Nvidia‘s (NVDA 2.25%) stock has rallied about 1,110% over the past five years, turning it into the world’s first trillion-dollar chipmaker. A large portion of that rally was fueled by the explosive growth of the artificial intelligence (AI) market, which drove more companies to buy Nvidia’s high-end data center chips for processing AI tasks.
Nvidia might still have room to run, but it’s asking a lot for a $1.2 trillion company to generate even bigger multibagger gains. Therefore, many investors are already likely seeking out the “next Nvidia” — a company that is exposed to the same secular AI tailwinds but has more upside potential. Could the quantum computing company IonQ (IONQ 1.18%) check all the right boxes?
A pure play on quantum computing
Unlike traditional computers, which process data with binary “bits” of zeros and ones, quantum computers can store zeros and ones simultaneously in “qubits” to process data at much faster rates. However, quantum computing systems are also much larger, more expensive, and more prone to making mistakes than traditional computers.
IonQ aims to resolve those issues with a “trapped ion” architecture that enables it to produce much smaller qubit processing unit (QPU) systems than its competitors. Its QPU system is only two inches wide, while IBM‘s refrigerated casing for a single QPU is about six feet wide. Alphabet‘s Google has also been developing a QPU system, which is about 20 feet wide.
This company measures its quantum processing power in algorithmic qubits (AQ). It reached AQ 29 earlier this year — seven months ahead of its original goal — and plans to reach AQ 35 in 2024, followed by AQ 64 in 2025. It expects to reach AQ 1,024 by 2028. That would represent a compound annual growth rate (CAGR) of 104% in its quantum computing power, or roughly doubling the qubits each year.
IonQ serves up that computing power as a cloud-based service through Amazon‘s quantum cloud computing service Braket, Microsoft‘s Azure, and Google Cloud. It only generated $3 million in revenue in 2021, but that figure jumped to $11 million in 2022 as it secured more contracts. Management expects IonQ’s revenue to rise 93%-100% to $21.2-$22.0 million in 2023.
Is IonQ an AI play like Nvidia?
Nvidia’s GPUs are well suited to process AI tasks because they use vector processing, which processes a wide range of integers and floating point numbers simultaneously. Traditional CPUs process each piece of data individually with scalar processing, which makes them less efficient at processing complex AI and machine learning tasks.
Quantum computing platforms could further accelerate that process by moving beyond binary computing methods. According to Fortune Business Insights, the quantum computing market could still grow at a CAGR of 32% from 2023 to 2030.
One of IonQ’s top partners is Zapata AI, a developer of quantum-powered generative AI solutions for large organizations. Last year, Zapata, IonQ, and several of their partners received a multi-year award from the U.S. Defense Advanced Research Projects Agency (DARPA) to fund the development of new quantum benchmarking tools.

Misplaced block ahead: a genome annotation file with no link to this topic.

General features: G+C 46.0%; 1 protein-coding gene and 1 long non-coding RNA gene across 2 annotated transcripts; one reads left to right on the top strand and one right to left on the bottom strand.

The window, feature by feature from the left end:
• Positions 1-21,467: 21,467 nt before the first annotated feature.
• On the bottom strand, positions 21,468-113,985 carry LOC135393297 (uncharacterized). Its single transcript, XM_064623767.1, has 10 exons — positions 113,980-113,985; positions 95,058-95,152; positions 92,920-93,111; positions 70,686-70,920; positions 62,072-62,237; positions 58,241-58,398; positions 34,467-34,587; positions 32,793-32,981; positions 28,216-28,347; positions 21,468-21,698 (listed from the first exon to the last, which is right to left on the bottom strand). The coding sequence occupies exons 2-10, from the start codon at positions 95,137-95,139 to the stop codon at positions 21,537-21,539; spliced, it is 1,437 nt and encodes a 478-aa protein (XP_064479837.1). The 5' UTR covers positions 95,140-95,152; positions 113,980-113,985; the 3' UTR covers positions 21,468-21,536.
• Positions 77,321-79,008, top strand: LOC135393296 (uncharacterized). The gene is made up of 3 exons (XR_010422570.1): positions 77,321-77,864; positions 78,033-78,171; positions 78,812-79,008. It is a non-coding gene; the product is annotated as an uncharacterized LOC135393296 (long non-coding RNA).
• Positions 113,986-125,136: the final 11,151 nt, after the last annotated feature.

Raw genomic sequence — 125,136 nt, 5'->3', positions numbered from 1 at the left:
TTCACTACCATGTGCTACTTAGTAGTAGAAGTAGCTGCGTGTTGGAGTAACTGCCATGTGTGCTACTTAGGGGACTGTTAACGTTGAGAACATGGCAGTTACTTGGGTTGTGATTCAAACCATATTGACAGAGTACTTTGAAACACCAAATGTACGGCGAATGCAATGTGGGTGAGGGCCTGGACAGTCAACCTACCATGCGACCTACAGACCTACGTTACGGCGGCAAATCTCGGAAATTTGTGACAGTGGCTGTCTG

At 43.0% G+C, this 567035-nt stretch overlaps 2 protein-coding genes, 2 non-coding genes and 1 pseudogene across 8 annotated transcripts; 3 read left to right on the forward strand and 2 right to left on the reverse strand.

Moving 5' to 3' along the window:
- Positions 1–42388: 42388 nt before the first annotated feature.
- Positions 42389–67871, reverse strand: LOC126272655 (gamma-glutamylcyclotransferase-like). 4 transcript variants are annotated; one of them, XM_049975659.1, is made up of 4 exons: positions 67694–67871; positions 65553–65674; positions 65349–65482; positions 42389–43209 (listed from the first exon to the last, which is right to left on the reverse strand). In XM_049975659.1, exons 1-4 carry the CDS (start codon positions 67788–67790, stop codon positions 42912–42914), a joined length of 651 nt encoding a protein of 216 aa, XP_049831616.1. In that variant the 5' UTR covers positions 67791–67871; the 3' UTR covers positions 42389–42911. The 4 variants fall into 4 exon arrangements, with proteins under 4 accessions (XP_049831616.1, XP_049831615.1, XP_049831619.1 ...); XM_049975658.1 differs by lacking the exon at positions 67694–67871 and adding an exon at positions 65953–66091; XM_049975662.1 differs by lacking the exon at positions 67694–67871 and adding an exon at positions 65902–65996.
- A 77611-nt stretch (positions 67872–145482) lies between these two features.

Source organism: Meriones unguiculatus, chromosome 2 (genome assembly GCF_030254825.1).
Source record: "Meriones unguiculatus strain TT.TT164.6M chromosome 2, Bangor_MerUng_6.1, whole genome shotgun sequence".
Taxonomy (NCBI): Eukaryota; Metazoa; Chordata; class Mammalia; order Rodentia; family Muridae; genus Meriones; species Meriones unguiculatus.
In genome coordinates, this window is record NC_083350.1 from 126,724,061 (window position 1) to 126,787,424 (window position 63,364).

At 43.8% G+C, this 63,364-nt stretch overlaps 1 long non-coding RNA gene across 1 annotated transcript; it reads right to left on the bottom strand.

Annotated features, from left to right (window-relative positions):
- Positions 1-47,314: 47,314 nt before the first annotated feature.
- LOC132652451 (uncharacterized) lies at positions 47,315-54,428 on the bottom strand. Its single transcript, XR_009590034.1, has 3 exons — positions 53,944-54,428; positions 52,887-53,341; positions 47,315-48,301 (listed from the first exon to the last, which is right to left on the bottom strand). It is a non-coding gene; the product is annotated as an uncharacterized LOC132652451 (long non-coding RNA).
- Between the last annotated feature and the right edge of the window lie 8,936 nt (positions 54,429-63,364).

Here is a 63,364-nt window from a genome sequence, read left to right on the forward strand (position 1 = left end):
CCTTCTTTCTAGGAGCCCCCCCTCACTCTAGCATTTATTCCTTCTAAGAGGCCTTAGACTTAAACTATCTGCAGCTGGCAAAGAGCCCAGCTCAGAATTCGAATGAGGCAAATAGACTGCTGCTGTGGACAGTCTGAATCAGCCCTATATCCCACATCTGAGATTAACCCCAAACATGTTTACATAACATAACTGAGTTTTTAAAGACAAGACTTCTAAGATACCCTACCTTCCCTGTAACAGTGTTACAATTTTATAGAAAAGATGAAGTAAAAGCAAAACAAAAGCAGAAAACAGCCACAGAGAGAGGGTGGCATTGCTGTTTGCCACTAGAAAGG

Analysts expect IonQ’s revenue to rise from $22 million in 2023 to $88 million in 2025, which would represent a two-year CAGR of 100%. They don’t expect it to turn profitable anytime soon, but it could narrow the company’s losses as the business scales up.
Could IonQ replicate Nvidia’s life-changing gains?
IonQ’s stock started trading at $10.60 per share after it closed its merger with a special purpose acquisition company (SPAC) on Oct. 1. It sank to about $3 last December, but it subsequently bounced back to about $12 as of this writing.
With an enterprise value of $2.4 billion, IonQ isn’t cheap at 109 times this year’s sales. Even if it matches analysts’ expectations over the next two years, it still trades at 27 times its projected sales for 2025. That frothy valuation, along with its persistent losses, could limit its upside potential as long as interest rates remain elevated.
But if IonQ hits its processing target of AQ 1,024 by 2028, locks in more customers, and continues to expand, it could quickly grow into its valuations. Economies of scale would then kick in and boost its margins.
I’m not confident enough to call IonQ the “next Nvidia” yet, since it has yet to successfully scale up its business and justify its sky-high valuations. However, I think this mid-cap stock could still have plenty of room to run if its trapped ion technology successfully shrinks down QPU systems and disrupts the nascent quantum computing market.
John Mackey, former CEO of Whole Foods Market, an Amazon subsidiary, is a member of The Motley Fool’s board of directors. Suzanne Frey, an executive at Alphabet, is a member of The Motley Fool’s board of directors. Leo Sun has positions in Alphabet and Amazon. The Motley Fool has positions in and recommends Alphabet, Amazon, Microsoft, and Nvidia. The Motley Fool recommends International Business Machines. The Motley Fool has a disclosure policy.